Presentation on theme: "Universal design – a challenge to structural/institutional discrimination? Senior Adviser Aina Olsen, The Delta Centre, Norway."— Presentation transcript:
Universal design – a challenge to structural/institutional discrimination? Senior Adviser Aina Olsen, The Delta Centre, Norway
| 2 Fields of study 1.Working life and “the culture of new capitalism” 2.Man-made environments 3.Institutions and organising of services 4.Discursive constructions 5.Cognitive structures and roles.
| 3 Universal design in Norway The concept was introduced in Norway in 1997 Integral part of Norwegian laws and regulations, action plans, standardisation, guidelines etc. Lack of accessibility: example of discrimination Act relating to prohibition against discrimination on the basis of disability (Discrimination and Accessibility Act ) – in force from 1 January 2009
| 4 Structural/institutional discrimination los Reyes & Kamal (2005): Rooted in the institutional structure, ideologies, policies, and procedures Invisible and unintentional Made systematic, normal and part of everyday life Justifies negative spesial treatment of the ”other”” We” and ”they”
| 5 1 Working life The economy of the new capitalism: immediate achievements and short time profit (Sennett 2001) Requirements on functional abilities have changed. Limit to people’s capacities Is universal design a logical consequence of this development? More and more people may not be able to meet the requirements.
| 6 2 Man-made environments People with disabilities have not been taken into account when environments are designed. Justifies and normalises stigmatising special solutions. Stigma: “a profound effect across a wide range of outcomes, including well-being and self-esteem, self- perception, group identification, motivation, task performance and social interaction (Levin & van Laar 2006)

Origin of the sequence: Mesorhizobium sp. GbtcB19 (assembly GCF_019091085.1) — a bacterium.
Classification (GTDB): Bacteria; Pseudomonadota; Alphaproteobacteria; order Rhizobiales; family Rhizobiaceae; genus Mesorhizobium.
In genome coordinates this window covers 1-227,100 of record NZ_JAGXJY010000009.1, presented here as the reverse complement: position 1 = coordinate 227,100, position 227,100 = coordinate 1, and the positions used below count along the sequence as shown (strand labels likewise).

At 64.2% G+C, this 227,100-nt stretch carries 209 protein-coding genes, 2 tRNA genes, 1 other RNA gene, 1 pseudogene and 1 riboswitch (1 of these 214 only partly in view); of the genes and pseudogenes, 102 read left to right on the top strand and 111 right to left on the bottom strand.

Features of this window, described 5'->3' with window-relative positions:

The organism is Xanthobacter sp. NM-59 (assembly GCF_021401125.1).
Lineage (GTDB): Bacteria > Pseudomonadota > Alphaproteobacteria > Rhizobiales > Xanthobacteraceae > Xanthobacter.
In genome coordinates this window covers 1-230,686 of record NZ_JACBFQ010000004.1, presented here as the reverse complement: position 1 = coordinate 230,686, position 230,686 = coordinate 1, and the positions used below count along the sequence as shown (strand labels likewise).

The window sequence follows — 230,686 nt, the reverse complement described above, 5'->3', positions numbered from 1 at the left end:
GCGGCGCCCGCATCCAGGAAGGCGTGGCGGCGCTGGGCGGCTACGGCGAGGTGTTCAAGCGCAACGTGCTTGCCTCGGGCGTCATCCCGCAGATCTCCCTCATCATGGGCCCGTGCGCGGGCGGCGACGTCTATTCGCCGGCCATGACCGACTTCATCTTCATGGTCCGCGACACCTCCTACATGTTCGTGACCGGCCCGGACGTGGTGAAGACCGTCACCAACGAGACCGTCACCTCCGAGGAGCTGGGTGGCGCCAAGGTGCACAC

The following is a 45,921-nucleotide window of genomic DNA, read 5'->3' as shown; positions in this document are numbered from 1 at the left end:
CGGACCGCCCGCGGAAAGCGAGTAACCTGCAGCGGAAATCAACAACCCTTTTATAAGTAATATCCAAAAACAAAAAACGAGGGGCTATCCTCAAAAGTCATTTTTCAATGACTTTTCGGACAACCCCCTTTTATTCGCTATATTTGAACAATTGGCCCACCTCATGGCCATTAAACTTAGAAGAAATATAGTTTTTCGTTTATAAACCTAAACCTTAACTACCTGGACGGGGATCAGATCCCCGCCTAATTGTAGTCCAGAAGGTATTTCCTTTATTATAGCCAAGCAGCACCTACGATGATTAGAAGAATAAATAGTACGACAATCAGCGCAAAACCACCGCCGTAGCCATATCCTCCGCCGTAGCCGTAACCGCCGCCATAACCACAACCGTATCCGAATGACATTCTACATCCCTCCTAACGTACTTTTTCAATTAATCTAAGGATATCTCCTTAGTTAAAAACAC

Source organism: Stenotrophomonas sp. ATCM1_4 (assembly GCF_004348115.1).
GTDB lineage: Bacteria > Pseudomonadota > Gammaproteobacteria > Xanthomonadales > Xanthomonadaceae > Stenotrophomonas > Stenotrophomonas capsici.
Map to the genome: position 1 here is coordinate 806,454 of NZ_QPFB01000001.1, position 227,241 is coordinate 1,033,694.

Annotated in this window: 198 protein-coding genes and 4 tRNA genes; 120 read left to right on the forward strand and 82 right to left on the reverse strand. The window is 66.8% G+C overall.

| 7 Man-made environments con. Dismantling of disabling barriers reduce the need for stigmatising solutions More universal design increase participation More accessibility and participation for all a positive signal of the diversity of the population changing of attitudes But: How is concept be understood? How will the new law be effectuated? Structural discrimination a more powerful enemy?
| 8 3 Institutions The administration and practices of institutions may lead to discriminating actions through routines and silent agreement that sanctions special treatments (de los Reyes & Kamali 2005). Gatekeepers The relation between the provider and the receiver of services: a asymmetrical relationsship Disability benefits granted on diagnosis. Strong dependance powerlessness and resignation Focusing on disabled in separate laws, institutions, research etc, a double-edged sword?
| 9 “The main problem is that it is always referred to the whole group of disabled people. Yet we are so different, and we have so different problems. As long as you put all persons with impairment into the same disability box, and then do research on their living conditions, it does not make sense.” (Knøsen, & Krokan, 2003: The silent discrimination)